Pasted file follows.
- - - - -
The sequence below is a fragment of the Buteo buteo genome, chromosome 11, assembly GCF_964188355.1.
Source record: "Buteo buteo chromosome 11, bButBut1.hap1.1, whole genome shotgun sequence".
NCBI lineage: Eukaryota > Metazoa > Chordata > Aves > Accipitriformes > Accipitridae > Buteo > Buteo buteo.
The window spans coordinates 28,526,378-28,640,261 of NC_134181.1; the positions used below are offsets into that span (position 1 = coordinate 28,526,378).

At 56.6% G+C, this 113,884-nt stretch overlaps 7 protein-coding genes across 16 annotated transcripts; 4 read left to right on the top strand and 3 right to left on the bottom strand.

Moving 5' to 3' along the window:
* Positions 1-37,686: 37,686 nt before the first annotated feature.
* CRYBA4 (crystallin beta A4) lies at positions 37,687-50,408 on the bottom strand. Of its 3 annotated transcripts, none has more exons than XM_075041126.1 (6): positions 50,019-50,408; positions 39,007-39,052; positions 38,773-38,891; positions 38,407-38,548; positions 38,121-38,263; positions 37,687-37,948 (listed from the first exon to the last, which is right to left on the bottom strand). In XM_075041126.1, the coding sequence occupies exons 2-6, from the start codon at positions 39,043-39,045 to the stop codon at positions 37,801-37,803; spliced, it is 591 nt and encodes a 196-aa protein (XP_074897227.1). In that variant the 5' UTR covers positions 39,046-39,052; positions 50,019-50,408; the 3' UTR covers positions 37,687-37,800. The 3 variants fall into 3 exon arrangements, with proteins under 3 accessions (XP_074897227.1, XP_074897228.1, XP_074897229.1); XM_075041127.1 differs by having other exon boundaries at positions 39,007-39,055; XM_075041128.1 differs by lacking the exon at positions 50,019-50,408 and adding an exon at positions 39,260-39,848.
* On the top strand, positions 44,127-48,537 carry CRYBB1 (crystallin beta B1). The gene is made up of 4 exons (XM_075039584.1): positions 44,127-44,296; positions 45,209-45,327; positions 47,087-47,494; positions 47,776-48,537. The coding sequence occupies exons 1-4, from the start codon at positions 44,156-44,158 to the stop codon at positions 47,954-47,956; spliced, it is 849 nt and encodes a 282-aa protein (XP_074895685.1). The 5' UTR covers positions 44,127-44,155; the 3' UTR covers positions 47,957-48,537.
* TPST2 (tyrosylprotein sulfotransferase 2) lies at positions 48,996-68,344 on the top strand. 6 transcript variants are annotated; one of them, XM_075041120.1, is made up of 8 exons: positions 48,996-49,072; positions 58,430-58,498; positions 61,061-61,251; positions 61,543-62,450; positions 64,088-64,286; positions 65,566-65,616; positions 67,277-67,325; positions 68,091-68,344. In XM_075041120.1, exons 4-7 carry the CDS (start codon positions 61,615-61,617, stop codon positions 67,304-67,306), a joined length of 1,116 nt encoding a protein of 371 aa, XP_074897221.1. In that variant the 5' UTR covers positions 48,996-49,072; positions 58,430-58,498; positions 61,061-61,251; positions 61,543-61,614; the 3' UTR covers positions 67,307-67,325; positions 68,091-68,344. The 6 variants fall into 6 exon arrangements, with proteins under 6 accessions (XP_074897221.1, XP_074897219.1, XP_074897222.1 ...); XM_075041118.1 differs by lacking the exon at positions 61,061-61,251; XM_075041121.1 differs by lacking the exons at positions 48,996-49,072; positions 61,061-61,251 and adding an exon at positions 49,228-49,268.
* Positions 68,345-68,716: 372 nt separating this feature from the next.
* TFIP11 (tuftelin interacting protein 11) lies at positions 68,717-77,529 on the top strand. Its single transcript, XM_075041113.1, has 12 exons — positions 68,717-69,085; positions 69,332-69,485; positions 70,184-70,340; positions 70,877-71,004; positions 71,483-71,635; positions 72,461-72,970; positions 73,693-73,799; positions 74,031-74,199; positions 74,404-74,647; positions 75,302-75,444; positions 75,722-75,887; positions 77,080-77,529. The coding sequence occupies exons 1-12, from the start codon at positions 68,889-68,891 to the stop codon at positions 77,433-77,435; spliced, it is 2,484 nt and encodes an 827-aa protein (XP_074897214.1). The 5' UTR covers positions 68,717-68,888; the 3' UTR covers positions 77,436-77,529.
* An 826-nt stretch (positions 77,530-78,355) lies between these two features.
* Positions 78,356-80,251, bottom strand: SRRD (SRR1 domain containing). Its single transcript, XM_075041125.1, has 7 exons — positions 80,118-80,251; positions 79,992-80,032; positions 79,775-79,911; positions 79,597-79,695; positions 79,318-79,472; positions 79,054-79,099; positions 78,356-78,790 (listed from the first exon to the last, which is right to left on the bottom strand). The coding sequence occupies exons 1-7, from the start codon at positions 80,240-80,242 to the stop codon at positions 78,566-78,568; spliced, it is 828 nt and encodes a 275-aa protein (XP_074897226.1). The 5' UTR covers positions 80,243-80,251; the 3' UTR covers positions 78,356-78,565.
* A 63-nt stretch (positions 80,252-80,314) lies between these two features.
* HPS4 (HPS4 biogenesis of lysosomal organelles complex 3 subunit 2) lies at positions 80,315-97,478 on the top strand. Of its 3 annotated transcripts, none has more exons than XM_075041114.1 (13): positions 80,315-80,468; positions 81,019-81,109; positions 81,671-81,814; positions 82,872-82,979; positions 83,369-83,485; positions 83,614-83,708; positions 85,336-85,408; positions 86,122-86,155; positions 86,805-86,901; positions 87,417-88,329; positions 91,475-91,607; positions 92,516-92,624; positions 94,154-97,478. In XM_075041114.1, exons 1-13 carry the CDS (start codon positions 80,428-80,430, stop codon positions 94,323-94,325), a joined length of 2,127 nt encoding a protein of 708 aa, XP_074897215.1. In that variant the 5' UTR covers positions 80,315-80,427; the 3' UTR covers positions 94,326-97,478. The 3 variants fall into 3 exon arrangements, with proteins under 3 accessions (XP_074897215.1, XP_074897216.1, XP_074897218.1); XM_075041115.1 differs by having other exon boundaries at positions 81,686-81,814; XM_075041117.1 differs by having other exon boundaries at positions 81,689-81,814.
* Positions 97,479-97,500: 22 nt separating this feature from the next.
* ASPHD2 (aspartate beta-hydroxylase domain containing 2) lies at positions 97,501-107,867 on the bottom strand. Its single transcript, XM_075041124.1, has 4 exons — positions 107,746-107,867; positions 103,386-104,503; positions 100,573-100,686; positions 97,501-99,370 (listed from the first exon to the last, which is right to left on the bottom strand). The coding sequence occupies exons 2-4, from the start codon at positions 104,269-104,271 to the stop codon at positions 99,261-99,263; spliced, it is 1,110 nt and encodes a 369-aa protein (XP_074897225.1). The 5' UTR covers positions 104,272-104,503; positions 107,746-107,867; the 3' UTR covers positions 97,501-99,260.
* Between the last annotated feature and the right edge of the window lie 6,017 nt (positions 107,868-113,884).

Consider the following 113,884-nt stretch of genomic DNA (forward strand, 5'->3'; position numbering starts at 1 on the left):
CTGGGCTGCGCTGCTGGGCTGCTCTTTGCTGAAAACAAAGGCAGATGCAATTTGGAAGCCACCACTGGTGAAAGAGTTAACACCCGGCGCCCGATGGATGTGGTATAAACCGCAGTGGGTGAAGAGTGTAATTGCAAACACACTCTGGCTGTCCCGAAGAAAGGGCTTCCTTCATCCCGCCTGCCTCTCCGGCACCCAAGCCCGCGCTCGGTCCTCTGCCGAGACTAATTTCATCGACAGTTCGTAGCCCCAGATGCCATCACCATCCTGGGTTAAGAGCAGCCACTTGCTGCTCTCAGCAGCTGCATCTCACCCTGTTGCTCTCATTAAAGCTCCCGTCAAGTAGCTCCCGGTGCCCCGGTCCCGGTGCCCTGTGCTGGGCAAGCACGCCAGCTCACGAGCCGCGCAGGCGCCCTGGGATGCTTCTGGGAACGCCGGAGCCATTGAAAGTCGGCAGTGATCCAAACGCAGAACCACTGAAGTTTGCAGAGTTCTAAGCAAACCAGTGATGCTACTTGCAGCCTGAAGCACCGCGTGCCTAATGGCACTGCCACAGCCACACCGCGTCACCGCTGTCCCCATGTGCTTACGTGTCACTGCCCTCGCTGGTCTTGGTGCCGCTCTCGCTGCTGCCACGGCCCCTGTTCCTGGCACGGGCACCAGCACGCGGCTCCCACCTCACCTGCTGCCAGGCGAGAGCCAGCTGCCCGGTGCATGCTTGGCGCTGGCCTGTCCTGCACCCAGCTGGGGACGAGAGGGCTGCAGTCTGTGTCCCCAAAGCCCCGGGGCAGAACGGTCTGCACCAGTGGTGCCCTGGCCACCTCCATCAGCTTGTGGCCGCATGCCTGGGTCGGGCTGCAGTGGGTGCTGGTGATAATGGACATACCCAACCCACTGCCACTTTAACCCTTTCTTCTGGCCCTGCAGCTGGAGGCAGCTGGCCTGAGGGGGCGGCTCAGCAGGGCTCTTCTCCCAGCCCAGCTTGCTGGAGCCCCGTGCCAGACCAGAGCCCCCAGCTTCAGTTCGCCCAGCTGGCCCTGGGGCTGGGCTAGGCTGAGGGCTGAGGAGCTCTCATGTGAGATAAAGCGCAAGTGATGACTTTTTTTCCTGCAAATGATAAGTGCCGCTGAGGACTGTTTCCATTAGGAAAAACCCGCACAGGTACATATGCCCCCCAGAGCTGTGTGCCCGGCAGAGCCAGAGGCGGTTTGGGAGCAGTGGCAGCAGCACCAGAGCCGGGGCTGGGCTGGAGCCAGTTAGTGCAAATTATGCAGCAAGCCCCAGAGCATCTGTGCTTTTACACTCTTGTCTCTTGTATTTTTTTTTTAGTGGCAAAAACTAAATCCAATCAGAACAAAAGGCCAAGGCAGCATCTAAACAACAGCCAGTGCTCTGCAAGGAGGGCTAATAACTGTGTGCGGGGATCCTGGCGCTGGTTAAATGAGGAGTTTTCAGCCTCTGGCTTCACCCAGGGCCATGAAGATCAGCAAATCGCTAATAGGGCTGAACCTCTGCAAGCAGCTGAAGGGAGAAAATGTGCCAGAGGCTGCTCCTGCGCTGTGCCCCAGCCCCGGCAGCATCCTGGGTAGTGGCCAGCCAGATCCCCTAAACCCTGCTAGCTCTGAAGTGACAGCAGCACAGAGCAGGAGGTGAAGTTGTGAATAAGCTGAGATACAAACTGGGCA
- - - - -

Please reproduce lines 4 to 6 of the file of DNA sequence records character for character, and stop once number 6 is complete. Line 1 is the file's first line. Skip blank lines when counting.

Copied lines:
The window spans coordinates 28,526,378-28,640,261 of NC_134181.1; the positions used below are offsets into that span (position 1 = coordinate 28,526,378).

At 56.6% G+C, this 113,884-nt stretch overlaps 7 protein-coding genes across 16 annotated transcripts; 4 read left to right on the top strand and 3 right to left on the bottom strand.

Moving 5' to 3' along the window: